Yes, totally agree, if you mean playing actual music along with a click track.
The idea that a metronome is the ideal of rhythm is plain silly I think. Human rhythms are far more variable like that. After all - when did you last come into a room with a metronome clicking away and say "what a wonderful sense of rhythm that metronome has"
. Just doesn't happen, metronomes don't sound especially rhythmical in any wonderful way to us.
See for instance the tempo plots here: http://musicmachinery.com/2010/02/08...e-click-track/
You can almost always tell if the music is played to a click track from the tempo plot. I mean - if you want to play to a click track, fine, if that's the sort of music you want to make. But the idea that it is the ideal form of music, that that's what everyone should aim for, that's what is just plain silly I think
But - burying the click as a metronome exercise is something else altogether. It depends how you use it.
Again most players just play their music along with the metronome. But if you follow the methods taught by Mac Santiago and Andrew Lewis and explained in their books, you do very little actual playing of the your music with a metronome.
Most of the time you are just working with the metronome in a separate exercise. You may set it to go silent for longer and longer time periods as well. The aim of the exercises is to strengthen your own inner pulse and sense of rhythm, and bring more precision to your timing and help with sensitivity to musical time. The aim isn't to play like a metronome.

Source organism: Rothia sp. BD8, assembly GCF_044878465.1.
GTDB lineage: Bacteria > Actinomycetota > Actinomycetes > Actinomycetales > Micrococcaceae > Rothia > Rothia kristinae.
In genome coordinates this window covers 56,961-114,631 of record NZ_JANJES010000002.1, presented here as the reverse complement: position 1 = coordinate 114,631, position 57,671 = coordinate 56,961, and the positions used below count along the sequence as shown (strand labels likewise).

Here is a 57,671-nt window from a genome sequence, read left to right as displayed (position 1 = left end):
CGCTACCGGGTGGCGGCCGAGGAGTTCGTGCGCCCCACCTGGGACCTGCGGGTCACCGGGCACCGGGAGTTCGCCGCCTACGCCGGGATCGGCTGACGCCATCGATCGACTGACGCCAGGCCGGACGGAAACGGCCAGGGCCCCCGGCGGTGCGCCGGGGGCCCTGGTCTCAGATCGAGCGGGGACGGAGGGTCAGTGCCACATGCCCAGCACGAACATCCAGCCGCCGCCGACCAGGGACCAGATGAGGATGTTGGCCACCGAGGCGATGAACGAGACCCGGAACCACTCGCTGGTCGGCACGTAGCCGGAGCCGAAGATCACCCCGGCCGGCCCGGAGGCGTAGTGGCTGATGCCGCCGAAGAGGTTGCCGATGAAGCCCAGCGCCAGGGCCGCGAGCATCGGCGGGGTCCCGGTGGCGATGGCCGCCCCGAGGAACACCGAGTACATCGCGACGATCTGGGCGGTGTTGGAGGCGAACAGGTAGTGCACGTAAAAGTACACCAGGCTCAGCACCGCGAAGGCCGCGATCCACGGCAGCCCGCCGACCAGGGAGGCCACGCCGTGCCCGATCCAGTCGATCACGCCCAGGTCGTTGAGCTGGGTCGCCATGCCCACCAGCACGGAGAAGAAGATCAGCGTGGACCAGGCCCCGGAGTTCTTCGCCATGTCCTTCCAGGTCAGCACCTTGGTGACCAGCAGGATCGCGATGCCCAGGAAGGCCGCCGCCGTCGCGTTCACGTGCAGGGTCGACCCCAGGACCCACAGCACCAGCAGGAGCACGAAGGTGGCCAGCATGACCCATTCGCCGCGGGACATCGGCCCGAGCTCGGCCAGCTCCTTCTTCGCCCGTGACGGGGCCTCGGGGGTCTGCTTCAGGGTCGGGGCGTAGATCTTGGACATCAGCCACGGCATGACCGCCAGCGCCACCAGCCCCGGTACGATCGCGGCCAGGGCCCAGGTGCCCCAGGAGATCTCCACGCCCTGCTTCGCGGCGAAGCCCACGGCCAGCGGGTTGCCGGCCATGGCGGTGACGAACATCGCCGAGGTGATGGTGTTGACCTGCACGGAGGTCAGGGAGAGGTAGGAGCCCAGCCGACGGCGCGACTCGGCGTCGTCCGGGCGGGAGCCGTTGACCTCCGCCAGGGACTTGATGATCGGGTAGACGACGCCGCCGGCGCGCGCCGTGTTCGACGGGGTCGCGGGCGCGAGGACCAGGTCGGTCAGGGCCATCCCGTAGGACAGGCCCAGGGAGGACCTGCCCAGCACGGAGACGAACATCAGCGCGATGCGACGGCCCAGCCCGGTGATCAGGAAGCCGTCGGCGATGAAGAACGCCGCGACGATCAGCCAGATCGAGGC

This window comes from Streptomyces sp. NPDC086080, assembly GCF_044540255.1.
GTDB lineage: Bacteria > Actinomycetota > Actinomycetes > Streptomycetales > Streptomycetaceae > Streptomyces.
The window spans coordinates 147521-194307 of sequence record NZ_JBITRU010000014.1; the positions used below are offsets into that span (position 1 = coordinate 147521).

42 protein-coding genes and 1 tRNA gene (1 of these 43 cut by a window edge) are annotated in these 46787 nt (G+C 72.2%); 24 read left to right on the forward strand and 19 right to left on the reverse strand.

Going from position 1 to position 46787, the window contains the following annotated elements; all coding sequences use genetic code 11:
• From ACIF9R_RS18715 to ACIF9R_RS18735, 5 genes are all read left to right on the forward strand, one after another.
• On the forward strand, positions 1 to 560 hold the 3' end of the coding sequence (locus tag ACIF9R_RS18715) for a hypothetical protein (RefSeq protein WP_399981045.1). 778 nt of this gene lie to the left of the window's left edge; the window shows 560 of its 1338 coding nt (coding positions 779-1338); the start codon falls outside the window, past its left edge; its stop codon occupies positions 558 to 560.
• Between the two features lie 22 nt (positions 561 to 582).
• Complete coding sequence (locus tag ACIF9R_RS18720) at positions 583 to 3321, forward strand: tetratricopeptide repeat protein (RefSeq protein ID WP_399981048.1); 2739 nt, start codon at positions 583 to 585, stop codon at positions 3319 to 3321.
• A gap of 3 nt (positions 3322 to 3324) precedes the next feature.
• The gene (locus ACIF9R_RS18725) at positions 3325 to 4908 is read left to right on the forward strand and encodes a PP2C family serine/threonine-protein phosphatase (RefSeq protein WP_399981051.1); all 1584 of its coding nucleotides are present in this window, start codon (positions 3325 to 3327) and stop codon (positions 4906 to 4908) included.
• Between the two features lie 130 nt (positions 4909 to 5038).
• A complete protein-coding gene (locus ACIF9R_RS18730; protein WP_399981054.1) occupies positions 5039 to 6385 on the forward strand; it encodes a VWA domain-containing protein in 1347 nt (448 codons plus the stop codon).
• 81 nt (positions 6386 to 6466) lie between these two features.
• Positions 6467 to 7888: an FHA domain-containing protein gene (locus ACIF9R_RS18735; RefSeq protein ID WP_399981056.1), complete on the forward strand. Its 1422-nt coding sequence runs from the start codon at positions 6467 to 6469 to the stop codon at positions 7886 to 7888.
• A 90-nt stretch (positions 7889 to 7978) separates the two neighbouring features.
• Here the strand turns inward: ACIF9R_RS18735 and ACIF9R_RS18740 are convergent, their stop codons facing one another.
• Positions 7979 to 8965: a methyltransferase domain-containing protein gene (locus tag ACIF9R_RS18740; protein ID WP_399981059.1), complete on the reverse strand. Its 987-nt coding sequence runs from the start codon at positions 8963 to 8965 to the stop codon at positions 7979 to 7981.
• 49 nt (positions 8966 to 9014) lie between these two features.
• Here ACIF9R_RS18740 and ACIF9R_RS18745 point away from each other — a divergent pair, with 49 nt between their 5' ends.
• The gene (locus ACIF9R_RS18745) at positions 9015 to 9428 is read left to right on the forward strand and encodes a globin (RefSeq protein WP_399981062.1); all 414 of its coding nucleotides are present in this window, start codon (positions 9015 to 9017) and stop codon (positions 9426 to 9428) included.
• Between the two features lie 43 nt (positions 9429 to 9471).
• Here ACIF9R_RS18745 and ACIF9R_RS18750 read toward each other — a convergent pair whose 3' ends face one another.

See the Metronome Technique section of the wikipedia article on the metronome
for more about this.
If you can bury the click, then that's like an artist who can draw a perfect straight line or circle. It doesn't mean you have to only draw straight lines or circles.
So - I think it's the same in music.
You could never play your music with a metronome or click track at all, and still use these exercises. Or only play sections of your music with a metronome, or only do it occasionally.
It's well worth revisiting metronome technique if you have tried playing your music to a click track or metronome and decided it wasn't for you. It's a very different way of working with a metronome and you may well find it helpful.
Of course some musicians have such a natural and wonderful sense of time and rhythm that they never need to work with a metronome at all, or have other ways of working with timing and tempo issues that work just fine for them so they don't need the help of the metronome.
But for many musicians it can be a helpful thing to do, and if you ever have timing and tempo glitches, or just a tempo that's rather unsteady (that's not the same thing as a naturally changing and fluid tempo) or issues of rushing and dragging, or anything like that - and if you find them hard to fix and are not sure what to do about them, it can help with that.
Can also help with sensitivity to nuances of timing and tempo in your playing as well.